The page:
It was my first time as a spectator at a T20 cricket match at Moruca, Region One (Barima-Waini). The atmosphere was one filled with excitement and the players did not disappoint. Last Sunday’s male hardball cricket match at the Kamwatta Recreational Ground turned out to be an experience any first-time visitor would never forget; a few delays due to the rains, competitive all-round cricket, young and not so young men putting bat to ball and excited spectators backed by live ball-by-ball commentary and a thrilling end to the match.
The match-up was the first of two semi-finals of the Cheddi Jagan Memorial Cricket Competition being played at Moruca. My experience of the match and pre-match preparations started with the Kwebanna Spartans.
They were the underdogs and their preparations for the game started two days earlier when the villagers at Kwebanna, a sprawling village on the Waini River, organised a “cake-walk” fundraiser for the players’ meals, refreshments and transportation. It was a village activity soon after sunset last Friday night where togetherness was on high display as the residents danced around a table with two cakes and placed monies in two empty plates; one for the males and one for the females. Two hours later, after 10 rounds of dancing, a hefty sum was raised to take care of the requisite costs for the team.
Fast forward to Sunday morning. It was 8 am and the organisers of the team encountered a spot of bother. The operator of the bus which was hired to transport the players had an unforeseen church-related issue. Notably, the trip from Kwebanna, a remote village on the Waini River within the Moruca sub-region, to Kamwatta village, the community which hosted the match, would have taken at least at an hour, barring the rains didn’t make parts of the road impassable. But it did.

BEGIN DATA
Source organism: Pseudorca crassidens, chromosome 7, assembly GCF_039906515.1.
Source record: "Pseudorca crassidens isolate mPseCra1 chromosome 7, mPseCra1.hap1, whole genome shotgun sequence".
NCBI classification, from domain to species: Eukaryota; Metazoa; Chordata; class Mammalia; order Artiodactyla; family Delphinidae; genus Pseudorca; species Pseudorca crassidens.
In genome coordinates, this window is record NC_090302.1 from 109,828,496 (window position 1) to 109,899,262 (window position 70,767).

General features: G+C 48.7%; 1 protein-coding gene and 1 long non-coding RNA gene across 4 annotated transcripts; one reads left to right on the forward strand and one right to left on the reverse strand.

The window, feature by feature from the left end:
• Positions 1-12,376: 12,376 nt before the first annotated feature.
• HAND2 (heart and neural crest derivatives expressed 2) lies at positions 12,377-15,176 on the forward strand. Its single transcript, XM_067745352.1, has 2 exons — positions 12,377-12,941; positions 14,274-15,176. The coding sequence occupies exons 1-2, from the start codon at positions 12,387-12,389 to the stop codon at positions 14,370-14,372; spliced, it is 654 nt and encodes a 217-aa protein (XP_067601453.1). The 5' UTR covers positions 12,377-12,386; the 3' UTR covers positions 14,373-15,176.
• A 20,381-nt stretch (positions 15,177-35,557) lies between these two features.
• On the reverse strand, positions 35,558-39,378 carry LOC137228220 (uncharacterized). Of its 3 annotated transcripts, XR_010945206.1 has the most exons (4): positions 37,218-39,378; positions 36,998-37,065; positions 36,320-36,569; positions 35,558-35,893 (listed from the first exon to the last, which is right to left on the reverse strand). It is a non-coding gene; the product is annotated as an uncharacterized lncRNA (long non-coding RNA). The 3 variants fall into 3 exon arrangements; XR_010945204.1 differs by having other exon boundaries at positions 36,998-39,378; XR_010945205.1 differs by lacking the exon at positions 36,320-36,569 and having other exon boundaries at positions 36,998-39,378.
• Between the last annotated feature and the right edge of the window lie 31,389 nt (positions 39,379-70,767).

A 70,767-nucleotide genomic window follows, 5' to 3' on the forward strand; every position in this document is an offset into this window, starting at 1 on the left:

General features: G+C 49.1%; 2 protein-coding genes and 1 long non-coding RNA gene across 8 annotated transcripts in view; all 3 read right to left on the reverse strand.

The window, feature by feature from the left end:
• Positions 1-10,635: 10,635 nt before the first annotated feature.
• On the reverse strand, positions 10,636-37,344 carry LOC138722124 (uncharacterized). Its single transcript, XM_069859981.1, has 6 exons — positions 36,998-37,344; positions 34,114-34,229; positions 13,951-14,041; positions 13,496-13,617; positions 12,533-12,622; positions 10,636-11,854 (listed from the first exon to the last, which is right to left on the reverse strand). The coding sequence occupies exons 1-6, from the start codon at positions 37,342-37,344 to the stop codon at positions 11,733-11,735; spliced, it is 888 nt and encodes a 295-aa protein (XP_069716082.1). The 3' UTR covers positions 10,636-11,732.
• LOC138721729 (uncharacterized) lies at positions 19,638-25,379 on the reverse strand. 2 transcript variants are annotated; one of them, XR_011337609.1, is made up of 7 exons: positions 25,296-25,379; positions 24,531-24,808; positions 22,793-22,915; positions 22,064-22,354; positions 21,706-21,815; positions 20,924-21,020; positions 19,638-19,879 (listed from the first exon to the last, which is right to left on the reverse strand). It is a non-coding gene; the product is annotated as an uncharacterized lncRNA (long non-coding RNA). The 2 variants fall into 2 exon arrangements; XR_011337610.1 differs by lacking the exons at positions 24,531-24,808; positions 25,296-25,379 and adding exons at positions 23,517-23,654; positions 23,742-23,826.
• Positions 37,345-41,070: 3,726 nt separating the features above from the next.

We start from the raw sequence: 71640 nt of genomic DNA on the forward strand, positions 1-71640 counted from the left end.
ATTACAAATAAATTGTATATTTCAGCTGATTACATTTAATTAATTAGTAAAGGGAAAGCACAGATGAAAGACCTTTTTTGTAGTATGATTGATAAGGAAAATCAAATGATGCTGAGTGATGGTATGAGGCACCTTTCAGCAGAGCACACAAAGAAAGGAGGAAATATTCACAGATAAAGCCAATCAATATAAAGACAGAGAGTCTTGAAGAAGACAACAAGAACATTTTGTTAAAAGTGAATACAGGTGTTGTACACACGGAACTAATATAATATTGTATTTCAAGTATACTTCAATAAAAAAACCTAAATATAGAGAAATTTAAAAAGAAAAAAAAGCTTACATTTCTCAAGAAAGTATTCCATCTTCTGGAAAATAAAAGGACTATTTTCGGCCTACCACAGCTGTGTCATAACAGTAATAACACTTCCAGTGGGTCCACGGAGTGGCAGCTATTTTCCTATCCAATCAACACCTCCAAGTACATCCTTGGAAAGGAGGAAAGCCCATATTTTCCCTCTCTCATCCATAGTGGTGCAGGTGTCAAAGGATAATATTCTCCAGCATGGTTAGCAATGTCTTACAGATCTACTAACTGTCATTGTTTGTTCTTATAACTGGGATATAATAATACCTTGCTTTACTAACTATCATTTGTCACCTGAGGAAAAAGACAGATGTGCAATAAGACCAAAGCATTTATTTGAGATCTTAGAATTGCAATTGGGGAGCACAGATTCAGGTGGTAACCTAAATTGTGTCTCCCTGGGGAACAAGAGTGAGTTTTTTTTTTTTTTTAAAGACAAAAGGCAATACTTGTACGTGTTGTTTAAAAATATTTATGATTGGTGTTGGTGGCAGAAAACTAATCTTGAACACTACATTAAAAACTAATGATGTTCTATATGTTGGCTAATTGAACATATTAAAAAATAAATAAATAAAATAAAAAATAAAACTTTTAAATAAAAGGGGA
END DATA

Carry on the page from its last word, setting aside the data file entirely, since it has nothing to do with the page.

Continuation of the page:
It was raining all weekend and the players from Kwebanna would have had to ensure they departed at least by 9:30 am to reach in time or face defeat by a walk-over. However, the ‘Kwebanians’, inclusive of players, women and children were still packing their gears, food and refreshments at 10 am. A few phone calls to the organisers that the team and spectators were on their way convinced the former that the match was still on.
Then as a slight rain passed over the village, the players departed in a Toyota pick-up for Kamwatta; they arrived on time minus two players who used their own transportation to get to the ground since the pick-up was filled to capacity. As the rain poured intermittently, the team’s supporters boarded a bus and headed behind to lend support to their village men. When we arrived at the venue, the match had already begun. The commentator’s voice piqued the excitement around the ground and the hosts, Kamwatta, won the toss and opted to bat first.
It was a slow start for the Kamwatta team, called the Mighty Warriors. After the first 4 overs, the Kwebanna Spartans kept the visitors in check with only 18 runs on the board. It was a challenging start as the bowling was tight. Then a bit of luck struck for the hosts when one of the bowlers for the visitors was hit for a few boundaries in an over. It was even more costly when he bowled a few wides in the over. Some 31 runs came off of the over and it carried the score over the 100-run mark. A few wickets then fell as the match tapered through to the 10th over mark when a water break was taken.